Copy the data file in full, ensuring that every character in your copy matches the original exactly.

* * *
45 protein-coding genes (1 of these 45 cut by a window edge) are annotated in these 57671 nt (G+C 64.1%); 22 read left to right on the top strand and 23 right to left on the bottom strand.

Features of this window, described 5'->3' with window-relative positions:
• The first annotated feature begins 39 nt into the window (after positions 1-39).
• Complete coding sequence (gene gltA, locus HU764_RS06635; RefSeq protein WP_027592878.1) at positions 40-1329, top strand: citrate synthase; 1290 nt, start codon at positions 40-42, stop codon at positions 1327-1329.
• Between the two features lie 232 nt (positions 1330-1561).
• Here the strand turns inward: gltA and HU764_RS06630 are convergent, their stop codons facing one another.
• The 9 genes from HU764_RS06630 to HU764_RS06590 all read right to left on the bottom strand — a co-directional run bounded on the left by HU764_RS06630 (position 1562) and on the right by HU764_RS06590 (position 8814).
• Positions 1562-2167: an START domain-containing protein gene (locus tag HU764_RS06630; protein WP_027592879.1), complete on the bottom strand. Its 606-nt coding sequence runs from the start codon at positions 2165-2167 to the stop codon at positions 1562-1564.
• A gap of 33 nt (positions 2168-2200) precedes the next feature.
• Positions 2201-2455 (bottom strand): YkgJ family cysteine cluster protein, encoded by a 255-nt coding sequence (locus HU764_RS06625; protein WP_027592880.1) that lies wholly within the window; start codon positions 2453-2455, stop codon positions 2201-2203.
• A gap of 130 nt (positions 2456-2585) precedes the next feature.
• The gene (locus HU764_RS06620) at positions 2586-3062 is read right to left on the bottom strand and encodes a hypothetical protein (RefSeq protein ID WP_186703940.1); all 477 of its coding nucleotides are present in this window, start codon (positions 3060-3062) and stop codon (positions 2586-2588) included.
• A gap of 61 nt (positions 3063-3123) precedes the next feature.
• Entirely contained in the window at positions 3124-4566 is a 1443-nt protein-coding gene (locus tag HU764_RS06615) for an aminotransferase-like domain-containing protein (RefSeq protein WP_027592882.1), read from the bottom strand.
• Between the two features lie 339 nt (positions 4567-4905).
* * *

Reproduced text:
45 protein-coding genes (1 of these 45 cut by a window edge) are annotated in these 57671 nt (G+C 64.1%); 22 read left to right on the top strand and 23 right to left on the bottom strand.

Features of this window, described 5'->3' with window-relative positions:
• The first annotated feature begins 39 nt into the window (after positions 1-39).
• Complete coding sequence (gene gltA, locus HU764_RS06635; RefSeq protein WP_027592878.1) at positions 40-1329, top strand: citrate synthase; 1290 nt, start codon at positions 40-42, stop codon at positions 1327-1329.
• Between the two features lie 232 nt (positions 1330-1561).
• Here the strand turns inward: gltA and HU764_RS06630 are convergent, their stop codons facing one another.
• The 9 genes from HU764_RS06630 to HU764_RS06590 all read right to left on the bottom strand — a co-directional run bounded on the left by HU764_RS06630 (position 1562) and on the right by HU764_RS06590 (position 8814).
• Positions 1562-2167: an START domain-containing protein gene (locus tag HU764_RS06630; protein WP_027592879.1), complete on the bottom strand. Its 606-nt coding sequence runs from the start codon at positions 2165-2167 to the stop codon at positions 1562-1564.
• A gap of 33 nt (positions 2168-2200) precedes the next feature.
• Positions 2201-2455 (bottom strand): YkgJ family cysteine cluster protein, encoded by a 255-nt coding sequence (locus HU764_RS06625; protein WP_027592880.1) that lies wholly within the window; start codon positions 2453-2455, stop codon positions 2201-2203.
• A gap of 130 nt (positions 2456-2585) precedes the next feature.
• The gene (locus HU764_RS06620) at positions 2586-3062 is read right to left on the bottom strand and encodes a hypothetical protein (RefSeq protein ID WP_186703940.1); all 477 of its coding nucleotides are present in this window, start codon (positions 3060-3062) and stop codon (positions 2586-2588) included.
• A gap of 61 nt (positions 3063-3123) precedes the next feature.
• Entirely contained in the window at positions 3124-4566 is a 1443-nt protein-coding gene (locus tag HU764_RS06615) for an aminotransferase-like domain-containing protein (RefSeq protein WP_027592882.1), read from the bottom strand.
• Between the two features lie 339 nt (positions 4567-4905).